Dem 49
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Ties 2
GOP 49
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Where Things Stand

It may be the weekend, but the news waits for no man or woman. And late Friday, two—or arguably three—more major results were announced.

To start, in news that will gladden the hearts of Republicans (especially the non-MAGA types), Joe Lombardo (R) has been elected governor of Nevada. With 95% of the vote in, he was up 49.2% to 46.9% over Gov. Steve Sisolak (D). That's an insurmountable gap, and after the various major media outlets declared it as such, Sisolak conceded. Sisolak becomes the first incumbent governor or senator to go down to defeat this cycle.

Meanwhile, in news that will gladden the hearts of Democrats, Sen. Mark Kelly (D-AZ) has been re-elected. He's up 51.8% to 46.1% over Blake Masters with 83% reporting. To win, Masters would need almost two-thirds of the remaining ballots, which is not likely to happen under any circumstances, unless there happens to be a drop box in Joe Arpaio's living room. It's certainly not likely to happen when the outstanding ballots are largely mail-in and largely from mildly blue Maricopa County.

Also on that front, Adrian Fontes (D) has been elected the next Arizona Secretary of State. He's up 52.8% to 47.2% over election denier Mark Finchem (R) with 83% reporting. That's pretty much exactly the same math as in the Senate race, which means Finchem's position became as hopeless as that of Blake Masters. This obviously means the state, and country, just got a big firewall that will protect against election shenanigans.

The gubernatorial race is thus the only major race left to be resolved in Arizona. As of late Friday night, Katie Hobbs (D) is up on Kari Lake (R), 50.7% to 49.3%. There are about 370,000 ballots still to count (again, skewing strongly mail-in and fairly strongly Maricopan). Lake is down by about 31,000 votes. So, she'd need about 54% of the remaining votes to be elected. When we crunched the numbers yesterday, that number was 53%. So, things are trending in the wrong direction for the Republican, and we would not be surprised to see this race called for Hobbs by the end of the weekend. If so, it's triple egg on the face for Donald Trump, since he backed Masters, Finchem and Lake.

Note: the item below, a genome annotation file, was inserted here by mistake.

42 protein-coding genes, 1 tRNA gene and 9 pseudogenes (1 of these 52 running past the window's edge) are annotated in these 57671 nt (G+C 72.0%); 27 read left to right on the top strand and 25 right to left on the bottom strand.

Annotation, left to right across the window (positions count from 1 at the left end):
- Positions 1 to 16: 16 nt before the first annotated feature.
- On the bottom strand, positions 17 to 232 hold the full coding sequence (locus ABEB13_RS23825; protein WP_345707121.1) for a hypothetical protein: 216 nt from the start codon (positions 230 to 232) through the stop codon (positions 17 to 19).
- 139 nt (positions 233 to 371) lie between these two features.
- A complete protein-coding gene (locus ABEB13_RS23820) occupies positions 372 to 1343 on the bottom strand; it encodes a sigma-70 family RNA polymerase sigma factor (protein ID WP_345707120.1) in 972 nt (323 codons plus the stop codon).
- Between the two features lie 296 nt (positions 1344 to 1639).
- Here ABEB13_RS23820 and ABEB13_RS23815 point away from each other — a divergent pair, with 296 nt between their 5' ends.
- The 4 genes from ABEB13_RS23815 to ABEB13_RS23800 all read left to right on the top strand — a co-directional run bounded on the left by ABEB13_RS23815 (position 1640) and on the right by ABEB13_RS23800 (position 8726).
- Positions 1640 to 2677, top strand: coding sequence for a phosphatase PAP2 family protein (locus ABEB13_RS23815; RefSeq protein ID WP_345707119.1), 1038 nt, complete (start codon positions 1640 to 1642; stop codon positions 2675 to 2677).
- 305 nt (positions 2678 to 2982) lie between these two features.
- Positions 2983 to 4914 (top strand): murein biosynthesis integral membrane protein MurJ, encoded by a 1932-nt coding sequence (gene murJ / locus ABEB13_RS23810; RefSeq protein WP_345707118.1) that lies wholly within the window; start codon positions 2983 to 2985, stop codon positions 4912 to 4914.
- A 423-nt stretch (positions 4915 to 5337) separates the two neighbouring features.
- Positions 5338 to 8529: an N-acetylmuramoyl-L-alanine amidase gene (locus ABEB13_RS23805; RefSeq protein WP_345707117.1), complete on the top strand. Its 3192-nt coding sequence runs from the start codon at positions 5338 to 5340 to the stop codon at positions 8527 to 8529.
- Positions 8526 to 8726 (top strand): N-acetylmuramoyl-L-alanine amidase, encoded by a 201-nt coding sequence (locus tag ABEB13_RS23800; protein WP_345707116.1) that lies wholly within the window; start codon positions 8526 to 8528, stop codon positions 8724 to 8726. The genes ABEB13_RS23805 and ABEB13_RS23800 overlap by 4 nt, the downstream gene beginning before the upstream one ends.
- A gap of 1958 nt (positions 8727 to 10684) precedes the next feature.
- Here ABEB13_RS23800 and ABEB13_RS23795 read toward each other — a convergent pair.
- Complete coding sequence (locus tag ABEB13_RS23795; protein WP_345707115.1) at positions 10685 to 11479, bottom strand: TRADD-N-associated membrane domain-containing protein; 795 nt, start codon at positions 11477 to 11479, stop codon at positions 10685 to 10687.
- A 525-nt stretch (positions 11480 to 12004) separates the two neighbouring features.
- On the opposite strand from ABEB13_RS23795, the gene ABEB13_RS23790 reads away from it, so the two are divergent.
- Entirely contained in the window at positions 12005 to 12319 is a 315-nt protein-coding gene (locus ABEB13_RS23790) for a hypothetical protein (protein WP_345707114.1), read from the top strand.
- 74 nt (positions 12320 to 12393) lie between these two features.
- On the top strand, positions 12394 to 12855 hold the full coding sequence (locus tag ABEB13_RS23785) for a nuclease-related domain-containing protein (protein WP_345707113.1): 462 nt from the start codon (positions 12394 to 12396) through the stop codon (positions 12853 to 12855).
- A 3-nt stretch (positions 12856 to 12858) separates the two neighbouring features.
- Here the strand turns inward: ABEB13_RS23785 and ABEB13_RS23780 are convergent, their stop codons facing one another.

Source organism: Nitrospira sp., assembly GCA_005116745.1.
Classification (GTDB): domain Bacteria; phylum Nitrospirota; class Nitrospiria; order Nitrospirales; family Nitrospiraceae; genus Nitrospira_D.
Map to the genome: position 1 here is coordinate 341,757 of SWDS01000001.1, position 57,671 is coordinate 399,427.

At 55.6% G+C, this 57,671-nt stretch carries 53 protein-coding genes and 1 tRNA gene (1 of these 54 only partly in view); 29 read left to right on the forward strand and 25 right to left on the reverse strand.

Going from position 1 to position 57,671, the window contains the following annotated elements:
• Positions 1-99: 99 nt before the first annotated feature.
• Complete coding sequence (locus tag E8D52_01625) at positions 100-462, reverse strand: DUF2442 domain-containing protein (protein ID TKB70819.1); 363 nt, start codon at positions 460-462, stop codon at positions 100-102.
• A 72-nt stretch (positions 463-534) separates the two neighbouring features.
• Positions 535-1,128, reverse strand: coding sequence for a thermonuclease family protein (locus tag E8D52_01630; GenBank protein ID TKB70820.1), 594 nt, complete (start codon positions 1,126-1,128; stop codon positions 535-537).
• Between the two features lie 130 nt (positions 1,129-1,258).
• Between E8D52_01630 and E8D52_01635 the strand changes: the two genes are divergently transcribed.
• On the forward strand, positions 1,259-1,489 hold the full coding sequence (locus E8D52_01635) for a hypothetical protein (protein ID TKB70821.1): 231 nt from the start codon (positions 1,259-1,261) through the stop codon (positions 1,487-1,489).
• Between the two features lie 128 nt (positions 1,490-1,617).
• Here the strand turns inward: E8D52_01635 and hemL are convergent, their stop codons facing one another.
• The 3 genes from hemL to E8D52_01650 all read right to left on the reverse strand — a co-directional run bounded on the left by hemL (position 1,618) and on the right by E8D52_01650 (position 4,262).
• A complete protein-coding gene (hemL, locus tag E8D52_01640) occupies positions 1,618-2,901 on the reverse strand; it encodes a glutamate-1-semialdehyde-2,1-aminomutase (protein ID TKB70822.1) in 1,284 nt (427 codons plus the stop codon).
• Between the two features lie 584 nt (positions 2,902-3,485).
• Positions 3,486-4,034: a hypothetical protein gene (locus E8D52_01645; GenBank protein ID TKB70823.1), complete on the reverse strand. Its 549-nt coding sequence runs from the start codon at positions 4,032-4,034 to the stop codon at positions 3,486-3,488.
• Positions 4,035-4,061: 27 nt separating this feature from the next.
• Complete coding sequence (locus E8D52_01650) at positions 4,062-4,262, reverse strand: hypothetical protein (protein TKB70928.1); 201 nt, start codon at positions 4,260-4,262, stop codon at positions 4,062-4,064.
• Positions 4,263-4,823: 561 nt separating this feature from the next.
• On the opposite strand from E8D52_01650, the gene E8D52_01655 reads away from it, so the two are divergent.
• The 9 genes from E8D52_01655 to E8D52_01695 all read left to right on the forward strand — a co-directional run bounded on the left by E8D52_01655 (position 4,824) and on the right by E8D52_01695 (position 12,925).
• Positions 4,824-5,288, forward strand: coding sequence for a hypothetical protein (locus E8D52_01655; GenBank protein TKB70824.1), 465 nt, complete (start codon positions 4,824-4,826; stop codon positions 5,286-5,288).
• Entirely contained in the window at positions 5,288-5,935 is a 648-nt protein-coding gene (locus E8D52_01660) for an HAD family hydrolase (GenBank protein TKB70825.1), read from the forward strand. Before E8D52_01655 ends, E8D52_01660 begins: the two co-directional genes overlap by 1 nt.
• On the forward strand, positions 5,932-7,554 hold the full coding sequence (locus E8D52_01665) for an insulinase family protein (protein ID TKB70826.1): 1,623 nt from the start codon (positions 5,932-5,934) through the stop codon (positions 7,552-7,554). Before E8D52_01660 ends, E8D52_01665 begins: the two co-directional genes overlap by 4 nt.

Alaska is still pending, of course, but we know those elections will eventually produce a Republican governor and a Republican senator. And we're all going to have to wait a month to find out about Georgia. Since the drama is quickly going out of the Arizona gubernatorial race, then that means the remaining fireworks this weekend/next week are going to come courtesy of the House of Representatives and the Nevada U.S. Senate seat.

Turning to the House, here are the current numbers from 10 major outlets:

Outlet Rep Seats Dem Seats Toss-ups
AP 211 199 25
The New York Times 211 201 23
The Wall Street Journal 211 201 23
Politico 211 199 25
FiveThirtyEight 211 205 19
CNN 211 203 21
Fox 211 201 23
ABC News 211 205 19
CBS News 213 206 16
NBC News 220 215 0

Obviously, NBC News is willing to go out on a limb and project every seat. We'd take that with at least a few grains of salt. Otherwise, there's pretty broad consensus that the Republicans have nailed down 211 seats or so, the Democrats are around 200, and there remain 20 or so seats in dispute.

And then there is the Nevada Senate race. When we took a look at this one yesterday, Adam Laxalt (R) was up by almost 1% over Sen. Catherine Cortez Masto. Since then, things have tightened up. Laxalt now has 468,437 votes to Cortez Masto's 467,575 with 94% reporting. That's a gap of 862 votes, or just 0.1%. Put another way, Cortez Masto picked up about 1% in one day, with the counting of an additional 4% of the vote.